One thing I'll point out is that BAUT is huge compared to BBSes at the time. Most of them were one modem, one phone line affairs. A popular BBS might have a few dozen users, though you might see many of the same people on a few different BBSes that focused on different things. Also, most BBS users were local, simply because of the cost of long distance dialing. Networking really started taking off in the later '80s, and the early readers were clumsy and unwieldy, so popular Usenet or Fidonet topics would be very hard to follow.

Inclusa
2012-Mar-17, 03:50 AM
Just imagine reading stuffs off a monochrome monitor of the 1980s.
My oldest computer showed all texts and graphics in green.
8bit or 256 colours were considered "revolutionary" at the time; now it is mostly 16 bit or 32 bit (since I'm really backward in technology, do they have 64 bit now?)
My oldest modem was 14400 BPS, than perhaps, in 2000, my family switched to high speed Internet (ADSL); after the last upgrade, it is a few times (about 5 times?) faster.
Imagine using Facebook on 14400BPS.

HenrikOlsen
2012-Mar-17, 02:36 PM
Just imagine reading stuffs off a monochrome monitor of the 1980s.
My oldest computer showed all texts and graphics in green.
8bit or 256 colours were considered "revolutionary" at the time; now it is mostly 16 bit or 32 bit (since I'm really backward in technology, do they have 64 bit now?)
Not really useful for displays as that rather exceeds the human visual systems capabilities, but there are photo manipulation systems which use a 16 or 32 bit range in each color channel, to avoid information loss during manipulation, then down grades as a final step for imaging. Very useful for high dynamic range work.
So far that's been the only capability I've found GIMP lacking in, that I actually have a use for.

slang
2012-Mar-17, 04:50 PM
Just imagine reading stuffs off a monochrome monitor of the 1980s.

I remember using very nice monochrome X Windows terminals in the 80's, much better on the eyes than the CRT monitors back then. Oh, I used "The Internet" on them. :)

publiusr
2012-Mar-17, 07:37 PM
Just imagine reading stuffs off a monochrome monitor of the 1980s.
My oldest computer showed all texts and graphics in green.

Yes, but the data looked more important that way. Now with all the bright colors, we are spoiled. That green look had the NORAD look to it...

Van Rijn
2012-Mar-17, 10:08 PM
Just imagine reading stuffs off a monochrome monitor of the 1980s.
My oldest computer showed all texts and graphics in green.


When I started there, all the terminals at my university had monochrome monitors, but there weren't many of them, and the computer they had couldn't support much more than they had. So for the larger, intro programming courses (Fortran IV and COBOL) we had to use key punches (they looked like this (http://en.wikipedia.org/wiki/File:IBM_card_punch_029.JPG)), keying one card per line of code, to be taken later to the card reader.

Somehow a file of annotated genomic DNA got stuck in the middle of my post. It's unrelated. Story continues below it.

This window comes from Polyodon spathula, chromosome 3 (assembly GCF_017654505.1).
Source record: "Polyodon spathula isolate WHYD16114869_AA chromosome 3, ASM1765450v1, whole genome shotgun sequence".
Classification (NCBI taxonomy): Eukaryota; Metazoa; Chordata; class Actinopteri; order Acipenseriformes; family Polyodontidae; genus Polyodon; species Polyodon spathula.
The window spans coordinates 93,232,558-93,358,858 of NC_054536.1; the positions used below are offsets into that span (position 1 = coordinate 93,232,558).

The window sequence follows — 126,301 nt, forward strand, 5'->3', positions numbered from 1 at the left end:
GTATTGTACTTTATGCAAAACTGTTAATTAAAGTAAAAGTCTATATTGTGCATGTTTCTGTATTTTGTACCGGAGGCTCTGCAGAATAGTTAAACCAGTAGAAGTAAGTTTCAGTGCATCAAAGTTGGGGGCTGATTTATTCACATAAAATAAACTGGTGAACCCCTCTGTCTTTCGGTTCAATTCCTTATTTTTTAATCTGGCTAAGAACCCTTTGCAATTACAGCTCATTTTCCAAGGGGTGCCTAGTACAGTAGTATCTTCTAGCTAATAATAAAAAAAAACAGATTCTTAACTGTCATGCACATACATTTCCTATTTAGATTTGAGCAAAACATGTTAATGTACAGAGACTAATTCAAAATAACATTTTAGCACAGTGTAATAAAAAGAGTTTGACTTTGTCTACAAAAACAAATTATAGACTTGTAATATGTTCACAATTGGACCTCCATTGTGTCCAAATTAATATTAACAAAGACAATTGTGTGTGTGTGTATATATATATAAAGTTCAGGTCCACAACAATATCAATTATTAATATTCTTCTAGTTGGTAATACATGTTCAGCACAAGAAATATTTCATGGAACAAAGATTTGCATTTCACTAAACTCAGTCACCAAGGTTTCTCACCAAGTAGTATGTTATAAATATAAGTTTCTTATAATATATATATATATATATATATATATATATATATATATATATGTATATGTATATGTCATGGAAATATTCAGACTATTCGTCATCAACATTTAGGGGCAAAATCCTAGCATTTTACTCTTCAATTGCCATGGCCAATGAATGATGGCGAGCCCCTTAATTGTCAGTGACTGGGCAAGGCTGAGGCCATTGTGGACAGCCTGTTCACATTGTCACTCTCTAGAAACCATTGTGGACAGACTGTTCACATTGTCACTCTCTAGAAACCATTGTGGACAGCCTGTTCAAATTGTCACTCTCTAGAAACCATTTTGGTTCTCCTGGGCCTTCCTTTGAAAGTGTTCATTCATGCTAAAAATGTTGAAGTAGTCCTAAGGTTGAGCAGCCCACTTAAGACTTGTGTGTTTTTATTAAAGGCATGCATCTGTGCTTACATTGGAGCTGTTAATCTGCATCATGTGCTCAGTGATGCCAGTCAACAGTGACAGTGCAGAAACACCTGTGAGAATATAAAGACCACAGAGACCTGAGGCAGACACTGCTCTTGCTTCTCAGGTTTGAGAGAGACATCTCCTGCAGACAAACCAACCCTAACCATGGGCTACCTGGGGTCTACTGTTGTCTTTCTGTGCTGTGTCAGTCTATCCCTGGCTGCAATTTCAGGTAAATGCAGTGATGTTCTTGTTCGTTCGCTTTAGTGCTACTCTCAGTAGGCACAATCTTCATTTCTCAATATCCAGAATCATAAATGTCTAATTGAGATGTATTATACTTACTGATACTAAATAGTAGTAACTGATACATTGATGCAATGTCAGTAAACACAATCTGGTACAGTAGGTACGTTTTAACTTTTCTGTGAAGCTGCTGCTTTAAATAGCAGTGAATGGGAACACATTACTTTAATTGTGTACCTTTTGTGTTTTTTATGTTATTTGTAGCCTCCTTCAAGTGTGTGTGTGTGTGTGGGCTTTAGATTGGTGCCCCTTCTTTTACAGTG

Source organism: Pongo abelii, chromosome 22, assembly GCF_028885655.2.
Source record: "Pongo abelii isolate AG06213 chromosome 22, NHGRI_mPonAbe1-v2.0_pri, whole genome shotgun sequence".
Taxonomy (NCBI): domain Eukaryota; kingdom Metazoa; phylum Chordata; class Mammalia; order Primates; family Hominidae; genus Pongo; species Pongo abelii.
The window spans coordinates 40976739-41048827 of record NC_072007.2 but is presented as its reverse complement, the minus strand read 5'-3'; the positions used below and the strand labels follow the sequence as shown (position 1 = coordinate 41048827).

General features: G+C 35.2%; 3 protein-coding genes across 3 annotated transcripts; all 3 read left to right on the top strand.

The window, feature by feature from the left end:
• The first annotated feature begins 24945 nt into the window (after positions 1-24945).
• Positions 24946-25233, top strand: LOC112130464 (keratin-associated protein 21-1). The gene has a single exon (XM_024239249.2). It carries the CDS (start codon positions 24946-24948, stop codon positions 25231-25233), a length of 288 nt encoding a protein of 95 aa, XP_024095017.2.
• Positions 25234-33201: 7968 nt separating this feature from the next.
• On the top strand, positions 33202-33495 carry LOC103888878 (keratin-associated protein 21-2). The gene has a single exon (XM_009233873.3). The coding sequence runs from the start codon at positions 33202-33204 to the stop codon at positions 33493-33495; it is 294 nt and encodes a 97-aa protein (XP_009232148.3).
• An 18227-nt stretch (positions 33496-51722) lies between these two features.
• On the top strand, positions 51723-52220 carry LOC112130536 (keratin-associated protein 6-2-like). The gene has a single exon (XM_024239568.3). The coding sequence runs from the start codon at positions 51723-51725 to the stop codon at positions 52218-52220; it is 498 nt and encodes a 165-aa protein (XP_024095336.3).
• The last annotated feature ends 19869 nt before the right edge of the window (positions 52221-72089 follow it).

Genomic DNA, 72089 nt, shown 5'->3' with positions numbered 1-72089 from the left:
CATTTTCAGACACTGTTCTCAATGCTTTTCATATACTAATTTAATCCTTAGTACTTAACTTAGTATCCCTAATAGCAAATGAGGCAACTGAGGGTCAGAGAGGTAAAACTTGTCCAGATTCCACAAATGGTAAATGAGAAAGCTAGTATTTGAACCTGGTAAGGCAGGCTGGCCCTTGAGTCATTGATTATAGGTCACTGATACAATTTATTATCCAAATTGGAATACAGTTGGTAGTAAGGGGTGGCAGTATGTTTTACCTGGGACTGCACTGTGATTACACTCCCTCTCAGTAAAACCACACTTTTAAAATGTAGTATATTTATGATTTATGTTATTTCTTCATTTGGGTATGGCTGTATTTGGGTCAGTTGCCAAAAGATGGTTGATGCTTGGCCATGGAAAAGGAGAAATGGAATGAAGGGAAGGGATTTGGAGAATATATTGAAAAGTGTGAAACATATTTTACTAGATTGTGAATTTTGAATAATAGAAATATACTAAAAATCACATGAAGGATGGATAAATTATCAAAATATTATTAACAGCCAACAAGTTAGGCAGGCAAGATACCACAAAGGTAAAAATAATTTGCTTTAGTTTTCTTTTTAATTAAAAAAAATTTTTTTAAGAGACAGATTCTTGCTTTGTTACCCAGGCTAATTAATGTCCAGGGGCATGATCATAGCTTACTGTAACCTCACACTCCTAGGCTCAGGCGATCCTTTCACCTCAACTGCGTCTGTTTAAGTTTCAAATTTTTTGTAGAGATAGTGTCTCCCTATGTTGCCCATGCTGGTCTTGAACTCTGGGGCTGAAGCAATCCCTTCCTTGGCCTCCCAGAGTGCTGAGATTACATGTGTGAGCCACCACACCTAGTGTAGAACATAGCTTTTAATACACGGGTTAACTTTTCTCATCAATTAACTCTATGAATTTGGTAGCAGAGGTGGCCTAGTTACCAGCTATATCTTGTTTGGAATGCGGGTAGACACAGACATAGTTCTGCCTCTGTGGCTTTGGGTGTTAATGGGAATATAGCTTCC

I really hated that, mostly because the key layout was a little different than a standard typewriter keyboard, and as I was going between key punch machines, and time-share terminals as well as a typewriter for other classes, I was constantly mistyping. These machines had no text buffer, so that meant ejecting a card and typing another. When I found out they were going to get a new, much larger time share machine in a couple semesters, I avoided taking any more classes that required keypunch entry.

At home, my first monitor was a color TV with 40 characters per line (output from an Apple II+, which had been designed to output 40 character wide lines deliberately, because TVs were substantially less expensive than monitors). Years later, when I bought my first IBM PC clone, I had a monochrome monitor, which was much easier to read than the old TV monitor I'd used with my Apple.

Solfe
2012-Mar-17, 11:42 PM
My Timex Sinclair connected to the TV. I don't think I heard about modems until I saw the movie War Games.

Oh, before the internet, I went out to the movies. :)

Gillianren
2012-Mar-18, 06:18 AM
You assumed wrongly. No doubt, Internet/World Wide Web usage was much more common in 1998 but I began using the Web earnestly in 1995 and I was far, far from alone. Prior to that, I used the Internet for e-mail, TelNet, etc.

The first time I heard about it that I remember was November, 1994. But I had friends who did the whole AOL/CompuServe thing even before that. This was just the first I heard about the broader World Wide Web, and I was in high school and not exactly a science geek.